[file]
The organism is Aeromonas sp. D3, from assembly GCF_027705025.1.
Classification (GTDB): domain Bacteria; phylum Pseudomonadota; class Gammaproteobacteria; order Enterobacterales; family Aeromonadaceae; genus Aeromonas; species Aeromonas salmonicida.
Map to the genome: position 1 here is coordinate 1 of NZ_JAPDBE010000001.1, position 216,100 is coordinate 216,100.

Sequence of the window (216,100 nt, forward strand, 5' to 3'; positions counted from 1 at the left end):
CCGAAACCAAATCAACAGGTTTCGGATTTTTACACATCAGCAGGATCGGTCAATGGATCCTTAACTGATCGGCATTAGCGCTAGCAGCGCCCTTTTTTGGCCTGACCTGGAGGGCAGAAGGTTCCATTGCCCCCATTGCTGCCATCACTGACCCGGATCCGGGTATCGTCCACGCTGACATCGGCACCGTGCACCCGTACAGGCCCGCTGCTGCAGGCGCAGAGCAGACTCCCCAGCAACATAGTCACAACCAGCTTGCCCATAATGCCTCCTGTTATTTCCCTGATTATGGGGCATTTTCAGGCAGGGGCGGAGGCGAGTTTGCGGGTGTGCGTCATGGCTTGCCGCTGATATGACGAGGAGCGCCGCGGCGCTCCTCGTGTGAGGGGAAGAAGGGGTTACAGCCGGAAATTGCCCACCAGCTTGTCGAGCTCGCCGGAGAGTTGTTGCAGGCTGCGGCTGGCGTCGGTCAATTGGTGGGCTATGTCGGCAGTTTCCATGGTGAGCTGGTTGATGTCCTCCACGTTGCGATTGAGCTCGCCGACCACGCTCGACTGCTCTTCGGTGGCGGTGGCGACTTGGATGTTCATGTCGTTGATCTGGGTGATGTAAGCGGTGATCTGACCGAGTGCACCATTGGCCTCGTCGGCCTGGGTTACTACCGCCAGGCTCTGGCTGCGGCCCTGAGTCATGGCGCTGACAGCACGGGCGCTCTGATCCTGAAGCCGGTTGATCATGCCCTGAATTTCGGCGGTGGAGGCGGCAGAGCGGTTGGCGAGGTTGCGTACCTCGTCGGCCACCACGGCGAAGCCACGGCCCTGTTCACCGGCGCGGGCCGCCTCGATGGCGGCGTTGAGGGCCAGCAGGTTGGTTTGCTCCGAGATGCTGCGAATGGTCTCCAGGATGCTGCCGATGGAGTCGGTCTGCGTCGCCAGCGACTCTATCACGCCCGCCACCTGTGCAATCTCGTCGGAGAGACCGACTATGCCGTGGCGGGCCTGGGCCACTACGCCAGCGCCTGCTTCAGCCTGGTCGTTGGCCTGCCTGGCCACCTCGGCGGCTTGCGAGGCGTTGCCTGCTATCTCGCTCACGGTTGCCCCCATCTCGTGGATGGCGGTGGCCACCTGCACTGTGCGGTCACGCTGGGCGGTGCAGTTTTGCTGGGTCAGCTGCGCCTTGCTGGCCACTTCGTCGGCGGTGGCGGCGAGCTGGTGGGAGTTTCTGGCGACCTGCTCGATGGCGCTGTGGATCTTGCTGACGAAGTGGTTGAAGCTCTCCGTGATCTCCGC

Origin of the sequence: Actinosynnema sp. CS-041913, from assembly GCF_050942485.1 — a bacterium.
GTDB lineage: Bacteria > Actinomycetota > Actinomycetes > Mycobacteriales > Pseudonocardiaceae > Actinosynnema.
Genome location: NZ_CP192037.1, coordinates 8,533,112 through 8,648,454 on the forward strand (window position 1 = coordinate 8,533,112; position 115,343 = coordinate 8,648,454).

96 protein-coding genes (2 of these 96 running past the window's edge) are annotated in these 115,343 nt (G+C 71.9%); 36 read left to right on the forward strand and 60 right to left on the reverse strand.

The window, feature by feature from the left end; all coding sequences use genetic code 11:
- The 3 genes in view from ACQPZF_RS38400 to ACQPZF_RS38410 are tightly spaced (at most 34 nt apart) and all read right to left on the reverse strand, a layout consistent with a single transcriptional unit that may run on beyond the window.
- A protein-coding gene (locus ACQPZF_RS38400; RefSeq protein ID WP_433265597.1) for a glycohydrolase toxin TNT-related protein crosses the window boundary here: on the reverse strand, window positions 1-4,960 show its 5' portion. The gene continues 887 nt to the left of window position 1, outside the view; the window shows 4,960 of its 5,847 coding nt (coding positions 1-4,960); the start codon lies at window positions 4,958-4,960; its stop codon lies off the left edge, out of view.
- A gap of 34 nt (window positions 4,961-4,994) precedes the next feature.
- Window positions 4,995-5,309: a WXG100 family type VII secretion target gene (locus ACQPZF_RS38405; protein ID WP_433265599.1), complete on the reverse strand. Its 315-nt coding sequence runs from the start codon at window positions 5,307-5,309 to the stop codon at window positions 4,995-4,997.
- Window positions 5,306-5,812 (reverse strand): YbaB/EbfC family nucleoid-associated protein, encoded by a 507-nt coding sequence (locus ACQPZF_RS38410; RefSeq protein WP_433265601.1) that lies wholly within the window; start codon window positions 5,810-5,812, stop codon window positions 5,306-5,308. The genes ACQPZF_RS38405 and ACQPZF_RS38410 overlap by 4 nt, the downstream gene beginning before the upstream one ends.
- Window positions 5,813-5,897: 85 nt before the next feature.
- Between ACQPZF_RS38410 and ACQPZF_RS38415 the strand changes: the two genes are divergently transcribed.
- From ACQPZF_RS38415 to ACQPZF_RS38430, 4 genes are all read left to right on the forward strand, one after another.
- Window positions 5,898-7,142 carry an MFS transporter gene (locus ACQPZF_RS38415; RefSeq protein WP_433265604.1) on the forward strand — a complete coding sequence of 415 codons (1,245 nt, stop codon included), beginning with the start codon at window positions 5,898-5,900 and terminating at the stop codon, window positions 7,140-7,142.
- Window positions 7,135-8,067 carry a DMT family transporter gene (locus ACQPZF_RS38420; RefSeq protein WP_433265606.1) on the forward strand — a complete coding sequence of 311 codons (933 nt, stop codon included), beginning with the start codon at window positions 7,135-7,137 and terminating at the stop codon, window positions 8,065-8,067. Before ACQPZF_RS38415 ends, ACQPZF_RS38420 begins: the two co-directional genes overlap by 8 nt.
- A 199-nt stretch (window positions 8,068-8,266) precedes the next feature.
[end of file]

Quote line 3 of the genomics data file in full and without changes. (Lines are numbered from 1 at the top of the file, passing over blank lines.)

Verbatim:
Map to the genome: position 1 here is coordinate 1 of NZ_JAPDBE010000001.1, position 216,100 is coordinate 216,100.